For nurses everywhere, the advancement of the image of the “naughty nurse” is demeaning and sexist. The damage done to our profession by this image is limitless. In a time when the nursing profession is facing a critical shortage and we need our youth to consider joining the profession, what do we think their response will be when they see such images plastered all over the television, movies, magazines and newspapers daily?
I don’t personally have animosity towards Ms. Carey. She is doing what she does best and that is sell SEX via a song and by using her body. However, nursing is not a profession of sluts or unsatisfied sex-slaves.
It is bad enough that we have been battling the image of the “Doctor’s handmaiden” for so long. Now we must also battle the image of nurses as addicts, nurses as sex-driven, nurses as incompetent helpers. We should ask ourselves this question: How will we deal with it when there are no nurses left?
This argument will probably continue long after this video has passed on and Ms. Carey will continue to make wonderful music and please her fans. The issue is not Ms. Carey. The issue is the way nurses are portrayed in the media.
For years, nurses have been fighting an uphill battle to change the way the public views them as professionals. With television shows like Nurse Jackie, Grey’s Anatomy, and Mercy each portraying nurses in a different light, it’s no wonder the public’s view of nurses is skewed. Even the phrase “naughty nurse” has the public believing female nurses should be wearing white stockings, a short skirt, and heels while attending to their patients.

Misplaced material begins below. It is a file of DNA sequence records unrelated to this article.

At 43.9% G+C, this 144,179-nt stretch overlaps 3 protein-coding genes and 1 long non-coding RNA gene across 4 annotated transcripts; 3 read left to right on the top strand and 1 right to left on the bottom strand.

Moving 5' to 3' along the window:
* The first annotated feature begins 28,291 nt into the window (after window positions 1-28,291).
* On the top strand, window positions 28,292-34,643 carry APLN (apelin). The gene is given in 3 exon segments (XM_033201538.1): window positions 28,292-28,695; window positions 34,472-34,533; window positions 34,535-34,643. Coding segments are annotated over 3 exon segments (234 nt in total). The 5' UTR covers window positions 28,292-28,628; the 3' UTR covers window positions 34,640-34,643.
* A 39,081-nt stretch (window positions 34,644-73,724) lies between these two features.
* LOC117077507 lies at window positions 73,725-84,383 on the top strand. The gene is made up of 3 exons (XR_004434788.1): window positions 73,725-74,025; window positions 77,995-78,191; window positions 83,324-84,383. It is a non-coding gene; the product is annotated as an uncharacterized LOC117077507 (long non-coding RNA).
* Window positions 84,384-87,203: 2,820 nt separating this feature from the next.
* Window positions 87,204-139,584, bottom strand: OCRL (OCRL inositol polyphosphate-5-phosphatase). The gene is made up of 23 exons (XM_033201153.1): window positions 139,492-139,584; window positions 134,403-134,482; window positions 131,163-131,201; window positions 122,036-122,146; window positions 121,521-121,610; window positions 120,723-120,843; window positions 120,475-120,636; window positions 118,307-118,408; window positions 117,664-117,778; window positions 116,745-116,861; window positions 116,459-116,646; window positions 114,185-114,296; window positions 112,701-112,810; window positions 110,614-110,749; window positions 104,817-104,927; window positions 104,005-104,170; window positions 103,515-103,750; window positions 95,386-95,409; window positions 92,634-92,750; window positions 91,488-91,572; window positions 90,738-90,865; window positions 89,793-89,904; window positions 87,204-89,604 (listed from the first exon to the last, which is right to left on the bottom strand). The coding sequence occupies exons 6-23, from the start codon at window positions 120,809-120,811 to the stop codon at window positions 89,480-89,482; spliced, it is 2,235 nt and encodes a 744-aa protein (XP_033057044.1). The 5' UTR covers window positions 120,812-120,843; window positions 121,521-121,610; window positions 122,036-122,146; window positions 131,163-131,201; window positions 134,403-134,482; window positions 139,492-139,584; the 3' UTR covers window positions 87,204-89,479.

In an effort to change this belief, nurses around the world are speaking out against Mariah Carey’s recent music video for her song “Up Out My Face.” Nurses want Carey to reconsider the video, in which Carey and fellow pop star and rapper Nicki Minaj are wearing white stockings and high heels.
“I’m sure Ms. Carey was inspired by the nursing research that shows how music can improve patient outcomes, and she just wanted to pay tribute to the profession, ” said Sandy Summers, executive director of Baltimore-based advocacy group The Truth About Nursing, in a press release. “But these images associate nursing with female sexuality, undermining our claims to adequate resources.”
Millions have already viewed the video, but Summers thinks this may mislead people who do not know much about the profession into thinking nursing is just “a tired sex joke, not a life-saving profession for college-educated men and women.”
What are your opinions about the video? Should Mariah Carey reconsider the music video and its effects on the nursing image?